However, Mr Swiveller had Miss Sophy's hand for the first quadrille (country-dances being low, were utterly proscribed) and so gained an advantage over his rival, who sat despondingly in a corner and contemplated the glorious figure of the young lady as she moved through the mazy dance. Nor was this the only start Mr Swiveller had of the market-gardener, for determining to show the family what quality of man they trifled with, and influenced perhaps by his late libations, he performed such feats of agility and such spins and twirls as filled the company with astonishment, and in particular caused a very long gentleman who was dancing with a very short scholar, to stand quite transfixed by wonder and admiration. Even Mrs Wackles forgot for the moment to snubb three small young ladies who were inclined to be happy, and could not repress a rising thought that to have such a dancer as that in the family would be a pride indeed.
At this momentous crisis, Miss Cheggs proved herself a vigourous and useful ally, for not confining herself to expressing by scornful smiles a contempt for Mr Swiveller's accomplishments, she took every opportunity of whispering into Miss Sophy's ear expressions of condolence and sympathy on her being worried by such a ridiculous creature, declaring that she was frightened to death lest Alick should fall upon, and beat him, in the fulness of his wrath, and entreating Miss Sophy to observe how the eyes of the said Alick gleamed with love and fury; passions, it may be observed, which being too much for his eyes rushed into his nose also, and suffused it with a crimson glow.
'You must dance with Miss Chegs,' said Miss Sophy to Dick Swiviller, after she had herself danced twice with Mr Cheggs and made great show of encouraging his advances. 'She's a nice girl--and her brother's quite delightful.'
'Quite delightful, is he?' muttered Dick. 'Quite delighted too, I should say, from the manner in which he's looking this way.'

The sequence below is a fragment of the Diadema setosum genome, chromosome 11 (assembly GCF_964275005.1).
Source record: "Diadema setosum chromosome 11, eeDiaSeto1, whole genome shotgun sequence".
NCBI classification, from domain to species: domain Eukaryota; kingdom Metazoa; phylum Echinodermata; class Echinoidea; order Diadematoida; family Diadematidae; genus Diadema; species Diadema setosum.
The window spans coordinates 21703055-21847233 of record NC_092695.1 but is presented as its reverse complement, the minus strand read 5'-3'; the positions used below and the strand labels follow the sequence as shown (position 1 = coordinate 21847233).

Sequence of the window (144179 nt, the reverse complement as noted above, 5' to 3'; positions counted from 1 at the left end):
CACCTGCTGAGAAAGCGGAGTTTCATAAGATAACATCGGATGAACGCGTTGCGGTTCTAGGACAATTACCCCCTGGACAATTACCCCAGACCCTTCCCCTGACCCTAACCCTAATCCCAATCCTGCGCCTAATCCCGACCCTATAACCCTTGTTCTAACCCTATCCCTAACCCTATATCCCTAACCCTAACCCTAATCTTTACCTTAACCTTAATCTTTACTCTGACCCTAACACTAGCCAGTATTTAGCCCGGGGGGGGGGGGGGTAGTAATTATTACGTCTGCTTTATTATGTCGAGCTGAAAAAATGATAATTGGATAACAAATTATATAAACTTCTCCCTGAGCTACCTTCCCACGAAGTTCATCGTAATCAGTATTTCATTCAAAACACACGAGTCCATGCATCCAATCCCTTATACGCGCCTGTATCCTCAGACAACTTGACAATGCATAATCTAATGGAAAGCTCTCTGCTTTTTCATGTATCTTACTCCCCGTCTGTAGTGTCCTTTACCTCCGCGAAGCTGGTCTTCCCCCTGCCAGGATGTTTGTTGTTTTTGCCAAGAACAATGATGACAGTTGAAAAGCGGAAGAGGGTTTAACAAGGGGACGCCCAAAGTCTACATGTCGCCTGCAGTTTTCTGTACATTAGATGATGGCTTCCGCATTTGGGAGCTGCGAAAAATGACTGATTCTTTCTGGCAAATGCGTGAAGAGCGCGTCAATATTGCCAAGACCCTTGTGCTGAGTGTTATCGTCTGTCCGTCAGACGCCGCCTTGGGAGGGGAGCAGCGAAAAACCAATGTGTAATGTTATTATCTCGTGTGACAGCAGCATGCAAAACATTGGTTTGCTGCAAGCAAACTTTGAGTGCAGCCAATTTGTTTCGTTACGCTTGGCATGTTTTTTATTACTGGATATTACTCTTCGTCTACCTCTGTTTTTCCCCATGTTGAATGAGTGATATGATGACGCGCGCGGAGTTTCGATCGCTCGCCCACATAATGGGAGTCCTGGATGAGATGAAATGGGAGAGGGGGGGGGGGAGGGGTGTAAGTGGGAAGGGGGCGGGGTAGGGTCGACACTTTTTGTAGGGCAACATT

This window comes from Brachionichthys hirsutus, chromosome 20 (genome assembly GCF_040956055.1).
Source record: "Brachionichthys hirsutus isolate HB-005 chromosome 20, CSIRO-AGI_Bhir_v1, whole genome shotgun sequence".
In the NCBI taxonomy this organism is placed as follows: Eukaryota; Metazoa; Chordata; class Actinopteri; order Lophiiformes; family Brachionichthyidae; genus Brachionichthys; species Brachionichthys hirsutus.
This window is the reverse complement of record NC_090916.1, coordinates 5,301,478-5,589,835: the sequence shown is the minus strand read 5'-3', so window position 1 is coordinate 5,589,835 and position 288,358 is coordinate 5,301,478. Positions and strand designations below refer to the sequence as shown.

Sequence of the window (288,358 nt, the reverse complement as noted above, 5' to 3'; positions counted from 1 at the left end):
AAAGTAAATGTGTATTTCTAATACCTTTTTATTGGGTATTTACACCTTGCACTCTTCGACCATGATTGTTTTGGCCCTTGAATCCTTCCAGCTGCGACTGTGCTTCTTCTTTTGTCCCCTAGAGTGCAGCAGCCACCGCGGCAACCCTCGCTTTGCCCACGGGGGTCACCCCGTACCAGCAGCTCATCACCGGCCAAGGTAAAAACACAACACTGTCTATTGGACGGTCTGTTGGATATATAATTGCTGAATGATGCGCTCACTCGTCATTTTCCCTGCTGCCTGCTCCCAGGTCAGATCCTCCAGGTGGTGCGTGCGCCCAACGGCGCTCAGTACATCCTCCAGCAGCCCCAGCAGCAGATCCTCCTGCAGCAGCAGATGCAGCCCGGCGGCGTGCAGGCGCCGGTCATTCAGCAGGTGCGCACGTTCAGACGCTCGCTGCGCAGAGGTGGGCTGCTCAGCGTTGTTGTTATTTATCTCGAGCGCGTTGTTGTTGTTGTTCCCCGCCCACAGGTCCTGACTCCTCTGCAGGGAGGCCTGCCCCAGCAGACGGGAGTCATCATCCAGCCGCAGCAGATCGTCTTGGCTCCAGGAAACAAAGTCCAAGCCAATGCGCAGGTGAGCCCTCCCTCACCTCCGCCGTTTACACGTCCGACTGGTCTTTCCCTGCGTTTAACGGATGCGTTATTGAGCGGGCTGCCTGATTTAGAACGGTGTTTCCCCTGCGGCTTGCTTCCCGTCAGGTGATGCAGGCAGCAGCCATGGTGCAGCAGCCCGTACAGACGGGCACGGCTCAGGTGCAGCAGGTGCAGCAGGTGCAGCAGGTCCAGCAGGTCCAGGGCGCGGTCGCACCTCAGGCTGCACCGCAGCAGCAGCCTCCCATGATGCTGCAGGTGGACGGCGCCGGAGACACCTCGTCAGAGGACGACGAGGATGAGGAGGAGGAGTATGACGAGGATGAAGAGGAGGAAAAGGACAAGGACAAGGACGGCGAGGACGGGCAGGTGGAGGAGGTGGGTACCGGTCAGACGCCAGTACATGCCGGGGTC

Here Miss Jane (previously instructed for the purpose) interposed her many curls and whispered her sister to observe how jealous Mr Cheggs was.
'Jealous! Like his impudence!' said Richard Swiviller.
'His impudence, Mr Swiviller!' said Miss Jane, tossing her head. 'Take care he don't hear you, sir, or you may be sorry for it.'
'Oh, pray, Jane --' said Miss Sophy.
'Nonsense!' replied her sister. 'Why shouldn't Mr Cheggs be jealous if he likes? I like that, certainly. Mr Cheggs has a good a right to be jealous as anyone else has, and perhaps he may have a better right soon if he hasn't already. You know best about that, Sophy!'
Though this was a concerted plot between Miss Sophy and her sister, originating in humane intenions and having for its object the inducing Mr Swiviller to declare himself in time, it failed in its effect; for Miss Jane being one of those young ladies who are premeturely shrill and shrewish, gave such undue importance to her part that Mr Swiviller retired in dudgeon, resigning his mistress to Mr Cheggs and converying a definance into his looks which that gentleman indignantly returned.
'Did you speak to me, sir?' said Mr Cheggs, following him into a corner. 'Have the kindness to smile, sir, in order that we may not be suspected. Did you speak to me, sir'?
Mr Swiviller looked with a supercilious smile at Mr Chegg's toes, then raised his eyes from them to his ankles, from that to his shin, from that to his knee, and so on very gradually, keeping up his right leg, until he reached his waistcoat, when he raised his eyes from button to button until he reached his chin, and travelling straight up the middle of his nose came at last to his eyes, when he said abruptly,
'No, sir, I didn't.'
`'Hem!' said Mr Cheggs, glancing over his shoulder, 'have the goodness to smile again, sir. Perhaps you wished to speak to me, sir.'
'No, sir, I didn't do that, either.'
'Perhaps you may have nothing to say to me now, sir,' said Mr Cheggs fiercely.
At these words Richard Swiviller withdrew his eyes from Mr Chegg's face, and travelling down the middle of his nose and down his waistcoat and down his right leg, reached his toes again, and carefully surveyed him; this done, he crossed over, and coming up the other legt and thence approaching by the waistcoat as before, said when had got to his eyes, 'No sir, I haven't.:'
'Oh, indeed, sir!' said Mr Cheggs.